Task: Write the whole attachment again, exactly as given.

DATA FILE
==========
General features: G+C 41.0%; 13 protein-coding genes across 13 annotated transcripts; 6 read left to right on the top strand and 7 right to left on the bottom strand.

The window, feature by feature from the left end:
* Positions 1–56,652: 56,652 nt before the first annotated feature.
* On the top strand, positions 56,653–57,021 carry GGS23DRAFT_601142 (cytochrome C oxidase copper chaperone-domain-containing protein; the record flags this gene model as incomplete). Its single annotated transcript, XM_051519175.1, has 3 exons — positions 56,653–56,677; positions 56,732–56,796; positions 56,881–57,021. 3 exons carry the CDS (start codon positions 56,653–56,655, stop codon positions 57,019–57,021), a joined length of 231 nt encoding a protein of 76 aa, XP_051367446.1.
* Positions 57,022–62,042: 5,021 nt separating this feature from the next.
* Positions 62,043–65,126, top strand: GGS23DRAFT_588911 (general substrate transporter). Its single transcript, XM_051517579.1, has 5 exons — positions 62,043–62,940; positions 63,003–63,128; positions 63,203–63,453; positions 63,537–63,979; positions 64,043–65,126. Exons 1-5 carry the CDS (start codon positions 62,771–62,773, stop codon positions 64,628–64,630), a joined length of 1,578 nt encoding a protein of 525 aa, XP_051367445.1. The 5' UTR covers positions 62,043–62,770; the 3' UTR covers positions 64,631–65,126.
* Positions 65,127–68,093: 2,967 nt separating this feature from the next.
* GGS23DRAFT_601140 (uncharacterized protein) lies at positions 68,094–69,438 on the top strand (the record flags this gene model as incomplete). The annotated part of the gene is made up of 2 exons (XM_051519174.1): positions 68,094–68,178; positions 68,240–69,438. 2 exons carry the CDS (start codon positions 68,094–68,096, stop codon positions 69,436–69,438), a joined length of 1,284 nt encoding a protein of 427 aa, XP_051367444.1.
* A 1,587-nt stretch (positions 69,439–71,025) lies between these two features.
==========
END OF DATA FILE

General features: G+C 41.0%; 13 protein-coding genes across 13 annotated transcripts; 6 read left to right on the top strand and 7 right to left on the bottom strand.

The window, feature by feature from the left end:
* Positions 1–56,652: 56,652 nt before the first annotated feature.
* On the top strand, positions 56,653–57,021 carry GGS23DRAFT_601142 (cytochrome C oxidase copper chaperone-domain-containing protein; the record flags this gene model as incomplete). Its single annotated transcript, XM_051519175.1, has 3 exons — positions 56,653–56,677; positions 56,732–56,796; positions 56,881–57,021. 3 exons carry the CDS (start codon positions 56,653–56,655, stop codon positions 57,019–57,021), a joined length of 231 nt encoding a protein of 76 aa, XP_051367446.1.
* Positions 57,022–62,042: 5,021 nt separating this feature from the next.
* Positions 62,043–65,126, top strand: GGS23DRAFT_588911 (general substrate transporter). Its single transcript, XM_051517579.1, has 5 exons — positions 62,043–62,940; positions 63,003–63,128; positions 63,203–63,453; positions 63,537–63,979; positions 64,043–65,126. Exons 1-5 carry the CDS (start codon positions 62,771–62,773, stop codon positions 64,628–64,630), a joined length of 1,578 nt encoding a protein of 525 aa, XP_051367445.1. The 5' UTR covers positions 62,043–62,770; the 3' UTR covers positions 64,631–65,126.
* Positions 65,127–68,093: 2,967 nt separating this feature from the next.
* GGS23DRAFT_601140 (uncharacterized protein) lies at positions 68,094–69,438 on the top strand (the record flags this gene model as incomplete). The annotated part of the gene is made up of 2 exons (XM_051519174.1): positions 68,094–68,178; positions 68,240–69,438. 2 exons carry the CDS (start codon positions 68,094–68,096, stop codon positions 69,436–69,438), a joined length of 1,284 nt encoding a protein of 427 aa, XP_051367444.1.
* A 1,587-nt stretch (positions 69,439–71,025) lies between these two features.